In the smaller cities not many people speak English and this can make it a little difficult to venture out without a guide book, map or a basic knowledge of the Chinese language. This may have changed in the few years that we’ve been but in general in the bigger cities you will encounter English Speakers, but less so in the smaller villages and rural countryside.
As you travel through China you will be amazed at the diversity the landscape offers. Large city modern infrastructures stand side by side with traditional hand crafted buildings while hawker workers sell snacks to highflying business men as they walk to work. In the countryside, Horse and carts still plough the fields, local tribes still occupy the landscape, each with their own way of living or unique cultural beliefs. There is an amazing mix of traditional and cultural blending together the deeper you delve into the country.
As we ventured into the depths of the rice paddies and even to the summit of the Great Wall, we were continually approached by women at a right old age offering to carry our heavy bags in exchange for a small amount of money.
Most of us were shocked by this, and refused politely but our guide informed us, this was their reality, how they made a living and if we agreed we would be giving money directly to the people who needed it most. I couldn’t bring myself to do it anyway and I’m still not sure how I feel about it but I struggled on (broken back) to the top of the mountain.
Having a tour guide to show us around meant we got to taste a lot of foods we wouldn’t have ordered ourselves. In a traditional Chinese restaurant, as with a lot back home, they have a revolving table that allows you to share. I love this!! I had a sore arm after every meal, spinning the table to try all the foods. Me and Janice especially were in food heaven our entire trip throughout China!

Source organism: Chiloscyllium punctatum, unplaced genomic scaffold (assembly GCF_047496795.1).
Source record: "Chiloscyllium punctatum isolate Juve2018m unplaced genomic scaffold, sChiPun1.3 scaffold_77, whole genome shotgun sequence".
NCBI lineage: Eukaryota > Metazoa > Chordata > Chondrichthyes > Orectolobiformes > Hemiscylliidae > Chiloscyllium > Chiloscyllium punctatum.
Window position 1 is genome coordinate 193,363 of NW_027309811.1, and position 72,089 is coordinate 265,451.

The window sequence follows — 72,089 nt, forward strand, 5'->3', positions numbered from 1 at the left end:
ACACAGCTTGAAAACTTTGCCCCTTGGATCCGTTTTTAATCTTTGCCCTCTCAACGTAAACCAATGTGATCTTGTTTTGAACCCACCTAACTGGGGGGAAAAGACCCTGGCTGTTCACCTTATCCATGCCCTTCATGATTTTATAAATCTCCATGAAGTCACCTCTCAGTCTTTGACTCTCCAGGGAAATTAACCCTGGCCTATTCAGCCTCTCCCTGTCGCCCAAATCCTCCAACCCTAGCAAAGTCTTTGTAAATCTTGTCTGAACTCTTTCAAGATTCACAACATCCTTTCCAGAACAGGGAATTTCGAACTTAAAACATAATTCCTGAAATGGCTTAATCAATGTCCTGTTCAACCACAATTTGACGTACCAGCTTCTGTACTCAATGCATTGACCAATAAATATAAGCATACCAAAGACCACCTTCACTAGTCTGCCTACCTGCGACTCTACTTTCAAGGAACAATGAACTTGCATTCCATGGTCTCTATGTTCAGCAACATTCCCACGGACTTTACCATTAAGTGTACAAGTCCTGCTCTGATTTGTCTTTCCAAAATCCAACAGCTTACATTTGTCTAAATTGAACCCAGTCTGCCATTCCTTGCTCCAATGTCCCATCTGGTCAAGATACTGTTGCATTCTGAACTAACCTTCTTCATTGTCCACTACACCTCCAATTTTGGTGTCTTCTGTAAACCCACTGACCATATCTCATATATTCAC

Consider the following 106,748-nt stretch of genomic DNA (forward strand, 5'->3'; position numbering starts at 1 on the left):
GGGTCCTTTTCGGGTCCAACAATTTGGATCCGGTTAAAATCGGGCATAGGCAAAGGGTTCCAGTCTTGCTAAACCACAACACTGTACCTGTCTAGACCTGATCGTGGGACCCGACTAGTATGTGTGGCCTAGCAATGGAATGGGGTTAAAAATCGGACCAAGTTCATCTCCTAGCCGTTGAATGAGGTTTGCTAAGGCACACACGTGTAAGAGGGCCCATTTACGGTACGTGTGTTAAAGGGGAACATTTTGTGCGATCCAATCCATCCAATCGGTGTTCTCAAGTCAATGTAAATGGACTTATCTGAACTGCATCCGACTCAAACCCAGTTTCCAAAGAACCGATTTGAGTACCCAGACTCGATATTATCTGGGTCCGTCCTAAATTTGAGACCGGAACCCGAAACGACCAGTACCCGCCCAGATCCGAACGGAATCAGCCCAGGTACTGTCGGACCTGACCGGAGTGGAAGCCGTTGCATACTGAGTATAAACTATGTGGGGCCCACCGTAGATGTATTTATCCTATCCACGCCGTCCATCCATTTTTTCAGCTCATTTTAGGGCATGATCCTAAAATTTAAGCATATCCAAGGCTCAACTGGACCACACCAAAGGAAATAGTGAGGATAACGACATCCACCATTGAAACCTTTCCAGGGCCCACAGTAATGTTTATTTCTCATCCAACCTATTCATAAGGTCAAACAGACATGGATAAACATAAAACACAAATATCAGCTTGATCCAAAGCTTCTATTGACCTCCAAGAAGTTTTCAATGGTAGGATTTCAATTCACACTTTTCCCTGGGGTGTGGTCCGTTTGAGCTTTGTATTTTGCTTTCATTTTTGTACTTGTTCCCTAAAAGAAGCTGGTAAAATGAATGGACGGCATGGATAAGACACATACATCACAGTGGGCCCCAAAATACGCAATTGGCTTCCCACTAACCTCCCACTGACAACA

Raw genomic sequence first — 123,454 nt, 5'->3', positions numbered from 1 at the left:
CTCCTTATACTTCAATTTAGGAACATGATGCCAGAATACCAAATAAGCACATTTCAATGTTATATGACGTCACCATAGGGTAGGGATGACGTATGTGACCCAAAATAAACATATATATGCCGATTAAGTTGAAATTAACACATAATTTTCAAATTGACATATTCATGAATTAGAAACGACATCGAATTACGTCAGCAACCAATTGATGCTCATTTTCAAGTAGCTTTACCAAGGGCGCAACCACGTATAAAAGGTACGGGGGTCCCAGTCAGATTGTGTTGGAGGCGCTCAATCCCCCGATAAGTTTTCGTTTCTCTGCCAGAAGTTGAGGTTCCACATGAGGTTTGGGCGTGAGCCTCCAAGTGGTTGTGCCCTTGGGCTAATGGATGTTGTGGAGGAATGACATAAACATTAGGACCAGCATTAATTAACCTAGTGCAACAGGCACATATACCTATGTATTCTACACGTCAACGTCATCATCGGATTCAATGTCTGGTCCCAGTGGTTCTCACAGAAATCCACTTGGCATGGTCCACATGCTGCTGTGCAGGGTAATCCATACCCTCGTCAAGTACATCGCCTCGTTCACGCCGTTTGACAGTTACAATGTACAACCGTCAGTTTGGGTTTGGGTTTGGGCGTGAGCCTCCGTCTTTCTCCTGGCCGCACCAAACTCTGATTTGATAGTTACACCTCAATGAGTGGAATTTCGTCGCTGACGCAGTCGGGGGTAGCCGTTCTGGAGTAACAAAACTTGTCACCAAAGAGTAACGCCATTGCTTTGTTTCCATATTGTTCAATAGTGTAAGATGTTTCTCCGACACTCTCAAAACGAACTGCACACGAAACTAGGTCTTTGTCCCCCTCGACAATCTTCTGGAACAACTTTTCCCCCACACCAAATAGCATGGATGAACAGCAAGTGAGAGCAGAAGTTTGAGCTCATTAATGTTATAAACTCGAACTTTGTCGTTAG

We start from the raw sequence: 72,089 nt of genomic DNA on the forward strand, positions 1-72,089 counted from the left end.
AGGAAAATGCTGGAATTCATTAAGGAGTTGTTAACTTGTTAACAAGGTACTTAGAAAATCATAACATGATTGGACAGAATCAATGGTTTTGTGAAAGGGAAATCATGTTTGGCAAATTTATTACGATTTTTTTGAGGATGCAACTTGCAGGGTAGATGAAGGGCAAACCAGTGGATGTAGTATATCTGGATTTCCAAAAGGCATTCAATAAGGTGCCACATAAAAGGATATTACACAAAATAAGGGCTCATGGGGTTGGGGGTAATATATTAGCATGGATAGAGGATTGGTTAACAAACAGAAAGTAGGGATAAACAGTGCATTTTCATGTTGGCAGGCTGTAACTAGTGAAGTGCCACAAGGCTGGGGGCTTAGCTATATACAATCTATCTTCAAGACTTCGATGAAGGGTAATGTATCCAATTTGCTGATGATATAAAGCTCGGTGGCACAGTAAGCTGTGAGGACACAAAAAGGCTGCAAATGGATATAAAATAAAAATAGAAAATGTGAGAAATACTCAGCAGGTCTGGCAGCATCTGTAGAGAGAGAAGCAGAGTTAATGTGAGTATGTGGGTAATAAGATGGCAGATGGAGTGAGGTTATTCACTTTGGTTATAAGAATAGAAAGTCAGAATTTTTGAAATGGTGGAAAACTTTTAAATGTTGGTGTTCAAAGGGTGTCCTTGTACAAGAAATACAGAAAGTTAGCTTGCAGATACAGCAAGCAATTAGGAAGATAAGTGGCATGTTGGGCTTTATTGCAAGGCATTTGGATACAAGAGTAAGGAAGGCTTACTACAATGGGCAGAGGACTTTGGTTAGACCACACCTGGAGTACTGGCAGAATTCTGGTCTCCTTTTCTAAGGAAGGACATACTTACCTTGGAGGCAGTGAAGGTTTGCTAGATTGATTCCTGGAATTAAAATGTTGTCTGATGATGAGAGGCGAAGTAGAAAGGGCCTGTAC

I wish Jan had had a better camera back then to get more pictures of the trip but as I said it was our first big tour and we were virgin travellers.
The food is nothing like the Chinese food you will try at home, and they certainly don’t have the menu choice that they offer in some smaller rural towns of China. As you can see from this one in Yangshou, you can order “Rat”, “Snake” and even “dog”.
I can admit that I’ve tried two out of three so far amoung other weird food of the world. If you’re a vegan or animal lover I apologise if you are offended by this, but each to their own and I am always one for trying new things and embracing new cultures! I mean we eat “cow”, if we were in India, this would be a sin so when you put it like that dog or cat ain’t much different!
Looking back through photos you can only try to remember how you felt and what you were going through while you explored uncharted lands, but you can never really know your exact feelings.
I am a firm believer in keeping journals for these reasons alone and I do have a number of journals from our travels taking up space in a drawer somewhere at home. One day I will look back when my head is filled with new memories from recent trips and I will remember the early explorations that inspired the next.
As you travel more, you grow more. What was once a culture shock suddenly becomes the norm. I don’t look at motorbikes carrying giant tubes of hay in amusement anymore or think it’s odd when a hawker stand pulls out a folding chair and table for you to eat noodle soup, only to stow it away and proceed once you are done.
I am still very much excited about travel as I once was and with each new country I find new ways to be inspired. As I always say I feel more comfortable on the road living a nomadic life that I do settled at home in my own home comforts. To me, travel is my comfort zone.
After writing this post I realised how amazing it was to visit China and one day I hope to return and travel more of it. When a person asks what is the best place you’ve been to, I never say New York or Paris. It is always those countries that surprises me most, shock my in a certain way or challenges my character. China is definitely one of those countries that leaves a lasting impression.
” Trade your expectations for appreciation, and the world changes instantly.” ~ Tony Robbins
I hope you liked day 2 of my 30 day Blog Writing Challenge. If you have any stories to share about China please do comment below. If only to inspire me to book another trip!
Where’s the best place you’ve been to in China?